…affirmative action and political correctness…had ceased to be temporary expedients. They were essential parts of this new constitutional structure, meant to shore it up where it was impotent or self-contradictory, in the way that Chief Justice John Marshall’s invention of judicial review in Marbury v. Madison (1801) had been a shoring-up of the first constitution.
To Caldwell, privatized censorship, also known as political correctness, was:
…an institutional innovation. It grew directly out of civil rights law. Just as affirmative action in universities and corporations had privatized the enforcement of integration, the fear of litigation privatized the suppression of disagreement, or even of speculation. The government would not need to punish directly the people who dissented from its doctrines. Boards of directors and boards of trustees, fearing lawsuits, would do that. …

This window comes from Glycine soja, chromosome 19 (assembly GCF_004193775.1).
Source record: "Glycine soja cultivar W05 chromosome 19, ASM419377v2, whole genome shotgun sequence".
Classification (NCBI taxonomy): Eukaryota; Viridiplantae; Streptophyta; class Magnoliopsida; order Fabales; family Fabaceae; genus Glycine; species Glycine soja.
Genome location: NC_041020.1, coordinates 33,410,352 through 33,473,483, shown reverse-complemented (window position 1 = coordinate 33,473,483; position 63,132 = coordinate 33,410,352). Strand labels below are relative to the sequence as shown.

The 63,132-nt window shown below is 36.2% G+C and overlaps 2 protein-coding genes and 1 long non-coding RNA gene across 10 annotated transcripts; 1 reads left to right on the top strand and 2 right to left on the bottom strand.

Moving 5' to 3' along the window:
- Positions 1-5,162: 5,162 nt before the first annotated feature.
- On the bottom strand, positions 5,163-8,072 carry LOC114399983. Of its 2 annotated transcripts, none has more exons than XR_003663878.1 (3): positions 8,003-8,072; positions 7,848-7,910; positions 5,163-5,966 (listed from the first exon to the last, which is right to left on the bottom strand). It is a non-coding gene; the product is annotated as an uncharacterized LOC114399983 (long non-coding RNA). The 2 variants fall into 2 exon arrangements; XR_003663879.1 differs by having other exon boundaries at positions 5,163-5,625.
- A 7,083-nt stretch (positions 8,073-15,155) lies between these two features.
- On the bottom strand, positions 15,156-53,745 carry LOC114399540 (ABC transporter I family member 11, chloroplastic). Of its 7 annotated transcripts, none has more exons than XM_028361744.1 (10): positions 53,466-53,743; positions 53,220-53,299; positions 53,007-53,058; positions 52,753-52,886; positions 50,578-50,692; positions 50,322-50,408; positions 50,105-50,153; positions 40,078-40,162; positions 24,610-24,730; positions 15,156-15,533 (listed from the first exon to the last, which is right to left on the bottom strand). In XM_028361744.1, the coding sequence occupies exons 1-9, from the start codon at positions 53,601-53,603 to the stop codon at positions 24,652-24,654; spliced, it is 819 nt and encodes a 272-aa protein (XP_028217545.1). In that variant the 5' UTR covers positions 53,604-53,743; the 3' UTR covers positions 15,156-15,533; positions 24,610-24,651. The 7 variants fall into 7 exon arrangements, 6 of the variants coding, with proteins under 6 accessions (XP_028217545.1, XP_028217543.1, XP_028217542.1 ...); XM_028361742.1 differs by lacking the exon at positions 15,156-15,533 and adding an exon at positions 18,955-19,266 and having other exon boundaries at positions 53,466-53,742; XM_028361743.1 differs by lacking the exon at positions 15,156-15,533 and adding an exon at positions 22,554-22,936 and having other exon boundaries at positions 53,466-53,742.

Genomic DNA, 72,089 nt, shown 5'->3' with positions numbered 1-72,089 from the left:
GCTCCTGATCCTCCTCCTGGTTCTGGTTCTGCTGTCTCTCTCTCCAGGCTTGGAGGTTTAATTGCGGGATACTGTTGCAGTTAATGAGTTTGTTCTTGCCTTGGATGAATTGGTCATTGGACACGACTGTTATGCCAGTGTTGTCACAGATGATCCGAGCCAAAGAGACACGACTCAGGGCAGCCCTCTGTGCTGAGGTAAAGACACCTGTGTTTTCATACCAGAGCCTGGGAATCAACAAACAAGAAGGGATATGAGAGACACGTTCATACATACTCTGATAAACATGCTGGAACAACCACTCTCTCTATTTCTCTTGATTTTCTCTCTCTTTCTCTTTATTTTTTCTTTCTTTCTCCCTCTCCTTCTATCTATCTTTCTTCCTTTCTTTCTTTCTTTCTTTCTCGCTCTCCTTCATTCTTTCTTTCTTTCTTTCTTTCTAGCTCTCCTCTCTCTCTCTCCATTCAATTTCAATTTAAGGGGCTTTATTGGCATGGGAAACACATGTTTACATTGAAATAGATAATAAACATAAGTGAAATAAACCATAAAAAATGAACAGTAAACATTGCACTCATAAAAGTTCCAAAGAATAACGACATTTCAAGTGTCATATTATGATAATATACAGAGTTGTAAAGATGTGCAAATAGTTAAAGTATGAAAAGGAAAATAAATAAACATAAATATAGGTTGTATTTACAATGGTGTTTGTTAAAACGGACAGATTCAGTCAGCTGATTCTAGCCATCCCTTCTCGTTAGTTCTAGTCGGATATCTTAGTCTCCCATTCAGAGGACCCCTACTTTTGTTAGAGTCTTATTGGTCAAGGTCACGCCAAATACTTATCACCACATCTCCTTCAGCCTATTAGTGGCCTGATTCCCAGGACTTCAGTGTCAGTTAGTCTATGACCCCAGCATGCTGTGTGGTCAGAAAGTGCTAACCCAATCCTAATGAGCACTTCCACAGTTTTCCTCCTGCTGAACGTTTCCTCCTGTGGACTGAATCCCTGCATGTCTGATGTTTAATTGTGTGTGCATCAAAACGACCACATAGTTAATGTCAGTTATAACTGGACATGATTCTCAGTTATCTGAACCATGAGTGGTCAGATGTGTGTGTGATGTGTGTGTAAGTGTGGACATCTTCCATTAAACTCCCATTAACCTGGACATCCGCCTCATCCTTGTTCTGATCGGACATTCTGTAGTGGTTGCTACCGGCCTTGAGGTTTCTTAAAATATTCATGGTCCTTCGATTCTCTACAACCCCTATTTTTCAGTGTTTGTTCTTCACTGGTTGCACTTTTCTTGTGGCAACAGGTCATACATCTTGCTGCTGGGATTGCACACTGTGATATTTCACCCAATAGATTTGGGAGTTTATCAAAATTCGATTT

Once social issues could be cast as battles over civil rights, Republicans would lose 100 percent of the time. The agenda of “diversity” advanced when its proponents won elections and when they lost them. …
Aggrieved minorities no one had considered in 1964 had a mysterious set of passwords and procedures that would require government and business to drop everything and respond to their demands.
Most terrifyingly, the conventional wisdom … has drifted toward the notion that the world’s 7 billion non-Americans deserve the civil right to move to America, and only un-Americans (who are “not who we are” as Obama would taunt) would dare oppose that.